Finally, I utterly reject liberatrianism (even as I do commumism, its obverse) because it ignores something fundamental about human beings– it denies community. But we are BOTH individuals AND social animals. Those who resent the second part of that and wish to shirk the resulting duties that are as muich a part of our birthright as our natural rights ought appeal to thair creator to be reborn as cats, who have no society, and no duty to any but their own indivdual selves. Such is the nature of felines– but not of humans.

#5 Comment By Rod Dreher On September 12, 2011 @ 6:42 am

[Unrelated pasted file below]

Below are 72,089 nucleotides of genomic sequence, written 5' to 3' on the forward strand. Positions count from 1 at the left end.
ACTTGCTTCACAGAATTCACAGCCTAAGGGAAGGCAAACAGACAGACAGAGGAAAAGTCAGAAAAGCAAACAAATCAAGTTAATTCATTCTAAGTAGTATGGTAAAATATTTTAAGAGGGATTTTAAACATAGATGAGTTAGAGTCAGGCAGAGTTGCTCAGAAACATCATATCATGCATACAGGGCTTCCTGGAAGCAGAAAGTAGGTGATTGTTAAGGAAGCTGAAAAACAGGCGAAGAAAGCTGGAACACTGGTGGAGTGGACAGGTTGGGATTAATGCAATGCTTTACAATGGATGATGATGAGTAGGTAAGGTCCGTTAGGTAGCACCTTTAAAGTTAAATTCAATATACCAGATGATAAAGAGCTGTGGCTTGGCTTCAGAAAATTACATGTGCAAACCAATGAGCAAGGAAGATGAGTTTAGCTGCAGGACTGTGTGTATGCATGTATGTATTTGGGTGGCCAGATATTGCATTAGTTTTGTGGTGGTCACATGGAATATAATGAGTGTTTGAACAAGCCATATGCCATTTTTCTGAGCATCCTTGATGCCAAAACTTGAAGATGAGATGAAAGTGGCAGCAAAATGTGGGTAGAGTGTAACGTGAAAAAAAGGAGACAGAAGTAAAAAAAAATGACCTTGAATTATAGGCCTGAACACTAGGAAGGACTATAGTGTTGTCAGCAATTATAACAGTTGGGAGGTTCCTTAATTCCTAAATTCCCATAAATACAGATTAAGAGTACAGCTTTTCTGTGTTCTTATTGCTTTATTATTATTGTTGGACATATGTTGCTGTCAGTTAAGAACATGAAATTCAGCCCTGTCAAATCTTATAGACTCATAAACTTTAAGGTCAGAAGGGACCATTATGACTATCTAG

I agree with you, JonF. It’s why I’m not a libertarian, but a conservative. No man is an island. Some of us (like me) have more difficulty than others maintaining bridges, but none of us are an island. I’m reading Robert Nisbet’s 1953 conservative classic “The Quest for Community,” in which he talks about how historically late and psychologically costly the extreme individualism of the West is. Libertarianism is a fine philosophy until your own ox is in the ditch, and you don’t have the resources to get it out on your own.

#6 Comment By Libertarian Jerry On September 12, 2011 @ 9:24 am